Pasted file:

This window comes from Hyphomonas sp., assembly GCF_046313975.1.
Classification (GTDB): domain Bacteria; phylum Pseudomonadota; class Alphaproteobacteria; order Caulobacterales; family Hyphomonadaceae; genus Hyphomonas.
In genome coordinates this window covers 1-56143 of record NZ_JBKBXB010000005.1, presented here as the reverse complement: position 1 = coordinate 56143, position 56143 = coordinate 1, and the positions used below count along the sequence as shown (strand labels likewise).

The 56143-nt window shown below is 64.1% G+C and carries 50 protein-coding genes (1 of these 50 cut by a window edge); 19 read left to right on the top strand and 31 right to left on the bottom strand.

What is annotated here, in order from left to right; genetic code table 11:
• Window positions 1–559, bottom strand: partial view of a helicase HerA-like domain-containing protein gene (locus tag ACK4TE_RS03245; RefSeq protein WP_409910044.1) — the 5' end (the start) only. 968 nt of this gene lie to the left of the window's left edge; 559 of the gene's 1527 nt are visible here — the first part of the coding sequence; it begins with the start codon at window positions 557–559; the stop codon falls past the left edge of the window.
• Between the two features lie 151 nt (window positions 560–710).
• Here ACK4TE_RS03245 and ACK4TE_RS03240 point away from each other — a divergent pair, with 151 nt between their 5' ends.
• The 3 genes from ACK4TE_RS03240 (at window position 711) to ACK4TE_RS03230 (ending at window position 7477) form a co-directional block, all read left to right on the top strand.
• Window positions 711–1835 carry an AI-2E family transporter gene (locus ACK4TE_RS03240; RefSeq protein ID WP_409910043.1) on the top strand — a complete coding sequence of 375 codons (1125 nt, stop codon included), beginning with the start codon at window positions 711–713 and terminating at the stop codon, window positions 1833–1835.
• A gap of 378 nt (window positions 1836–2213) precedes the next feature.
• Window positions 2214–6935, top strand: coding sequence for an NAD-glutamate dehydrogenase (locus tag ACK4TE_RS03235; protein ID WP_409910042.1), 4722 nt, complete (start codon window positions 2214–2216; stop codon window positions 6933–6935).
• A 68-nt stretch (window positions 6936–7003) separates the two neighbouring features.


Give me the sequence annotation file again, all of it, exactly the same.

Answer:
This window comes from Hyphomonas sp., assembly GCF_046313975.1.
Classification (GTDB): domain Bacteria; phylum Pseudomonadota; class Alphaproteobacteria; order Caulobacterales; family Hyphomonadaceae; genus Hyphomonas.
In genome coordinates this window covers 1-56143 of record NZ_JBKBXB010000005.1, presented here as the reverse complement: position 1 = coordinate 56143, position 56143 = coordinate 1, and the positions used below count along the sequence as shown (strand labels likewise).

The 56143-nt window shown below is 64.1% G+C and carries 50 protein-coding genes (1 of these 50 cut by a window edge); 19 read left to right on the top strand and 31 right to left on the bottom strand.

What is annotated here, in order from left to right; genetic code table 11:
• Window positions 1–559, bottom strand: partial view of a helicase HerA-like domain-containing protein gene (locus tag ACK4TE_RS03245; RefSeq protein WP_409910044.1) — the 5' end (the start) only. 968 nt of this gene lie to the left of the window's left edge; 559 of the gene's 1527 nt are visible here — the first part of the coding sequence; it begins with the start codon at window positions 557–559; the stop codon falls past the left edge of the window.
• Between the two features lie 151 nt (window positions 560–710).
• Here ACK4TE_RS03245 and ACK4TE_RS03240 point away from each other — a divergent pair, with 151 nt between their 5' ends.
• The 3 genes from ACK4TE_RS03240 (at window position 711) to ACK4TE_RS03230 (ending at window position 7477) form a co-directional block, all read left to right on the top strand.
• Window positions 711–1835 carry an AI-2E family transporter gene (locus ACK4TE_RS03240; RefSeq protein ID WP_409910043.1) on the top strand — a complete coding sequence of 375 codons (1125 nt, stop codon included), beginning with the start codon at window positions 711–713 and terminating at the stop codon, window positions 1833–1835.
• A gap of 378 nt (window positions 1836–2213) precedes the next feature.
• Window positions 2214–6935, top strand: coding sequence for an NAD-glutamate dehydrogenase (locus tag ACK4TE_RS03235; protein ID WP_409910042.1), 4722 nt, complete (start codon window positions 2214–2216; stop codon window positions 6933–6935).
• A 68-nt stretch (window positions 6936–7003) separates the two neighbouring features.